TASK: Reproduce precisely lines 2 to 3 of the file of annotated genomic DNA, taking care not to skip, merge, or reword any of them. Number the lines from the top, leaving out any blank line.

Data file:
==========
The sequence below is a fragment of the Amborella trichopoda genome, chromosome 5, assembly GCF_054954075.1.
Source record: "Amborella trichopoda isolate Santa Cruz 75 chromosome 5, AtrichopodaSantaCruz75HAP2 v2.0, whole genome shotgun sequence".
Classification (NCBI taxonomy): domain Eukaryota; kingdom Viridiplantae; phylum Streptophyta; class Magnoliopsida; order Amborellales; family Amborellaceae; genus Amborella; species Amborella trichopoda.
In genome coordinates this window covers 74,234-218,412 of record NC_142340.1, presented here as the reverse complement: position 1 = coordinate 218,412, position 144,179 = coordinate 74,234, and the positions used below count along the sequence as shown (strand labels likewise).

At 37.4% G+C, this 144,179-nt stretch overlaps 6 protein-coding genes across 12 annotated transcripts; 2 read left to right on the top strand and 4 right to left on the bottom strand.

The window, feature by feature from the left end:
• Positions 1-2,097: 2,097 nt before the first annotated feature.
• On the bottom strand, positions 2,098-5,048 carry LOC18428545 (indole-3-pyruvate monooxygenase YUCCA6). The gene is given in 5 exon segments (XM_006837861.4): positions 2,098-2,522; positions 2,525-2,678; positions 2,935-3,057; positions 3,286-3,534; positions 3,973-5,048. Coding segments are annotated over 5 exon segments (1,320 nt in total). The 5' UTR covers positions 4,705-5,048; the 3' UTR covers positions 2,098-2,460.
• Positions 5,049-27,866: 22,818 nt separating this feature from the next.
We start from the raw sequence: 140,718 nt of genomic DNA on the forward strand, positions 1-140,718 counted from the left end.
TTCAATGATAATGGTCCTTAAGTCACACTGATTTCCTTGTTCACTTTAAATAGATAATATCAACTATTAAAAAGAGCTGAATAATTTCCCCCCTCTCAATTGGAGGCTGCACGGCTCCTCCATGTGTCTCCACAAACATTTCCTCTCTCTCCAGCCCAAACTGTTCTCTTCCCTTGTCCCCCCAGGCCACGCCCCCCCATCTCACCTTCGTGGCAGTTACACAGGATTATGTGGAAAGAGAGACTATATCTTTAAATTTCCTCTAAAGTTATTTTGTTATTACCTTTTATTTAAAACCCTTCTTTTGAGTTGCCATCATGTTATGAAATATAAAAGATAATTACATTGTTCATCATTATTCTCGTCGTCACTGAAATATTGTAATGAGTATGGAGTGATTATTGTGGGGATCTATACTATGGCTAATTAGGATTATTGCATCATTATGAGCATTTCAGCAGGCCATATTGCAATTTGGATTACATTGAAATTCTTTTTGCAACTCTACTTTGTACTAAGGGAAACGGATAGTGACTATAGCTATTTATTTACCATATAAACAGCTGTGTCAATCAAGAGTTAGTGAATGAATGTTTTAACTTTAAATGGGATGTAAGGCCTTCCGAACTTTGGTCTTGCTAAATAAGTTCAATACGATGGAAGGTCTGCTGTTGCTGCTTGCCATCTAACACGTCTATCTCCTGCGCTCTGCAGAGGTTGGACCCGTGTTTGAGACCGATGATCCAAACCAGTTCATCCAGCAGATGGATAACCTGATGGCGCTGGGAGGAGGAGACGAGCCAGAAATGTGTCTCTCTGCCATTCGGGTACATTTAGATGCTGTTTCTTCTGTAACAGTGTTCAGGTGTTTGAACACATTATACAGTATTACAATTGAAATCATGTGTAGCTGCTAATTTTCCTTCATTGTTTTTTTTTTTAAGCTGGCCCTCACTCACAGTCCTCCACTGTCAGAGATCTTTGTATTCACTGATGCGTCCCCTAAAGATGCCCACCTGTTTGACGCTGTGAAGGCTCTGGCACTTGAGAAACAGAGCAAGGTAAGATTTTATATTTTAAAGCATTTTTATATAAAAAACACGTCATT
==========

Source record: "Amborella trichopoda isolate Santa Cruz 75 chromosome 5, AtrichopodaSantaCruz75HAP2 v2.0, whole genome shotgun sequence".
Classification (NCBI taxonomy): domain Eukaryota; kingdom Viridiplantae; phylum Streptophyta; class Magnoliopsida; order Amborellales; family Amborellaceae; genus Amborella; species Amborella trichopoda.